More than 50 people attended the “meet and greet” event organized by the League of Women Voters of Hays County at the San Marcos Activity Center, taking the opportunity to hear from the congressional candidates in advance of the May 22 runoff. Each candidate had five minutes to give an introductory speech to the audience and provide his or her qualifications for public office.

The GOP ballot has Boerne business owner Matt McCall squaring off with Chip Roy, a former chief of staff for U.S. Sen. Ted Cruz (R-Texas) who lives in Dripping Springs. The Democratic runoff is a contest between two Austinites – businessman and U.S. Army veteran Joseph Kopser and Mary Street Wilson, an educator-turned-minister.

[…]

McCall and Roy have cast themselves as conservative Republicans who advocate limited government, a free market economy, a strong military, better border security, and a pro-life approach to reproductive rights.

In his remarks to the audience, Roy made an appeal to Democratic, GOP, and independent voters in the crowd.

“Fundamentally, I believe we have an opportunity right now to reunite this country around our shared values,” said Roy, who also has worked Texas Attorney General Ken Paxton, and former Gov. Rick Perry. “I think we’ve got an opportunity to get back to the things we all care about on a non-partisan basis.”

Roy said that all people should care about the ever-growing national debt, rising health insurance premiums, a flawed immigration system, and ill-equipped military personnel.

“We have disagreements on how we get to the solutions, and that’s fine,” he said.

Roy, who most recently worked for the Texas Public Policy Foundation, an Austin-based conservative think tank, said he agrees with the federal government handling fewer national issues, and letting states address most other issues, such as health care.

“Let California be California and let Texas be Texas,” he said. “Let us be able to figure out these things at the local and state level.”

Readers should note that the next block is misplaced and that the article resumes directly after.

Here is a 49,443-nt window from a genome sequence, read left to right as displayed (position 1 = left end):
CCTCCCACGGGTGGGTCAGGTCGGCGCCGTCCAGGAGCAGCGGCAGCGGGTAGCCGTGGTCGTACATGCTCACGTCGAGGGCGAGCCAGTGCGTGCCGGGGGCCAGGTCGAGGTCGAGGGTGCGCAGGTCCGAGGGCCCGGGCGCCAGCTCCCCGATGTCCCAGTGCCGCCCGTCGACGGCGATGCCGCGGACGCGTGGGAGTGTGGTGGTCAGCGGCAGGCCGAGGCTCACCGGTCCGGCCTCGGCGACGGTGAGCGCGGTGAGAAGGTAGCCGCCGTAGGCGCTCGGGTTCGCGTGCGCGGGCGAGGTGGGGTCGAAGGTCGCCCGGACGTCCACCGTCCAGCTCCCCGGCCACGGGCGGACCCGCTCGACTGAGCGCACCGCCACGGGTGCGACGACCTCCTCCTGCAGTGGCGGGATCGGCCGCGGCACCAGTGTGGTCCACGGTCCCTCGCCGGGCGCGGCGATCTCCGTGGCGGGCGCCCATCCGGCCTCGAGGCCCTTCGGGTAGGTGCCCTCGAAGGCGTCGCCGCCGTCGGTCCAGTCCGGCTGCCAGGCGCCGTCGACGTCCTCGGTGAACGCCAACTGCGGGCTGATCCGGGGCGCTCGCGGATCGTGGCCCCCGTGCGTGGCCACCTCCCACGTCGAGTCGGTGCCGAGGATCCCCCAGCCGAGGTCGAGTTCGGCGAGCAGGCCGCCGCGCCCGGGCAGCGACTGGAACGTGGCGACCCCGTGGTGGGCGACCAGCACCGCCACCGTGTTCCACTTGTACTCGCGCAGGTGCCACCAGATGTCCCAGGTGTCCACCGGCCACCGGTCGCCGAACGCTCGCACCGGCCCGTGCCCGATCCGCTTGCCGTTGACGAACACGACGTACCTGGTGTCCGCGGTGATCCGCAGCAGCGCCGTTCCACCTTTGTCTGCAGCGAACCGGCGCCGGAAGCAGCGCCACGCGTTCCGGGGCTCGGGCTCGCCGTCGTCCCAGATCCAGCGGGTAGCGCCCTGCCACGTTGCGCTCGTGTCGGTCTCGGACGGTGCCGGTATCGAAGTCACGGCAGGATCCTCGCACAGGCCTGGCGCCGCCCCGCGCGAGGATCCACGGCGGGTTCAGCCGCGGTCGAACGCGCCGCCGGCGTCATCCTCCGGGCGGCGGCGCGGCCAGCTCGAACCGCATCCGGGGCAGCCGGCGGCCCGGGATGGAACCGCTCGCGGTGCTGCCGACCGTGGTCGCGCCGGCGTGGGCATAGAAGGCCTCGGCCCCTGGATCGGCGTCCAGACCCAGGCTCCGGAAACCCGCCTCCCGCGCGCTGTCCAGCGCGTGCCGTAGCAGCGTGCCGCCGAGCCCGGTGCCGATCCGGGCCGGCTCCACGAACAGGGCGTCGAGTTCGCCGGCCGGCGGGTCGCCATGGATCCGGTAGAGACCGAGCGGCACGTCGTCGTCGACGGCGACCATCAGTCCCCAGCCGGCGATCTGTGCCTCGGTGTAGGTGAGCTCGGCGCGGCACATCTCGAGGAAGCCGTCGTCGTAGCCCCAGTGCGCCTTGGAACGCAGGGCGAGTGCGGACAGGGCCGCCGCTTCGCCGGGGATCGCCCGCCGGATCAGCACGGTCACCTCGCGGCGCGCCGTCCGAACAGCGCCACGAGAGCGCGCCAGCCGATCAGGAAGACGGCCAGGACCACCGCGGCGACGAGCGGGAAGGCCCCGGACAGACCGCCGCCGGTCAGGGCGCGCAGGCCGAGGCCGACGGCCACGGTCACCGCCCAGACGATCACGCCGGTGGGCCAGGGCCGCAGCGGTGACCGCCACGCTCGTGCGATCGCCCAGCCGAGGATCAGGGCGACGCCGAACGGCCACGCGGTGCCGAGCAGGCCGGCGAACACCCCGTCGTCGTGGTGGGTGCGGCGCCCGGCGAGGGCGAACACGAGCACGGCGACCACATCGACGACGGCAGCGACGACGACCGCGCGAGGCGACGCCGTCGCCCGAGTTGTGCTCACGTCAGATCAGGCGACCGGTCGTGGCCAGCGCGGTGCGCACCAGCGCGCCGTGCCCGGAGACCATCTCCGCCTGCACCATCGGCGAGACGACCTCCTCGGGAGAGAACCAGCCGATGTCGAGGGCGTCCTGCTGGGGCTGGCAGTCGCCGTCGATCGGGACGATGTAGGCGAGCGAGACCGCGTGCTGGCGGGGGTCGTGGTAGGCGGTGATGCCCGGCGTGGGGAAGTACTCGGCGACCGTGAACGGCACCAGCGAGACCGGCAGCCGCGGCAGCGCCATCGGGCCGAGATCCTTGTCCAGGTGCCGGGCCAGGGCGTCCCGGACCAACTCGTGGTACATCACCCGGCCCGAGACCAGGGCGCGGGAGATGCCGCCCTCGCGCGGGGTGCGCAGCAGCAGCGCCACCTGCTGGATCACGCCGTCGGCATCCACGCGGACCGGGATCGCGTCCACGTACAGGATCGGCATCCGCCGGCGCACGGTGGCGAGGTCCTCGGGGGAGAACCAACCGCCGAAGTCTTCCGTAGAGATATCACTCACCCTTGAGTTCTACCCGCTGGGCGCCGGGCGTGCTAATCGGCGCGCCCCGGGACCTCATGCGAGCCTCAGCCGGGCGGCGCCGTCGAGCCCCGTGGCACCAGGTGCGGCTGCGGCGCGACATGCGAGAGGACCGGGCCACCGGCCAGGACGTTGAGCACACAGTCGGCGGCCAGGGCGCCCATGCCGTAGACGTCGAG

Roy almost sounds reasonable there, doesn’t he? I don’t buy it, but compared to what he could be saying, it’s not terrible.

And finally, look at the underdog in CD23.

On the last Wednesday in April, things are not going as planned for Rick Treviño. He has just driven two-and-a-half hours from San Antonio, where he lives, for a local Democratic event, only to find that it’s been rescheduled for later in the week. So, he decamps to a McDonald’s inside a Walmart here in Eagle Pass, a border town that’s in the far southeastern corner of Congressional District 23, the sprawling West Texas district that Treviño is gunning for as a Democrat. Frustrated and with five hours to kill until a meet-and-greet event in the evening, Treviño called an audible. He was going to knock on some doors.

Using the McDonald’s Wi-Fi, he logged onto his account with the Texas Democratic Party’s voter database to, as he puts it, “cut turf” on the fly. With the help of a campaign volunteer over the phone, he quickly pulled together a list of a few dozen homes in Eagle Pass.

“This is a grassroots campaign, man,” he tells me. And this, Treviño says, is how — with next to no money — he squeaked into the Democratic runoff, beating three other candidates, including Jay Hulings, the Castro brothers’ favorite who raised more than $600,000. “I win when I’m at the doors. I win when I’m talking to people.”

It’s also how he plans to win his runoff against Gina Ortiz Jones, a former Air Force intelligence officer who won the crowded five-person primary with a commanding 40 percent of the vote. Treviño trailed Ortiz Jones by more than 10,000 votes.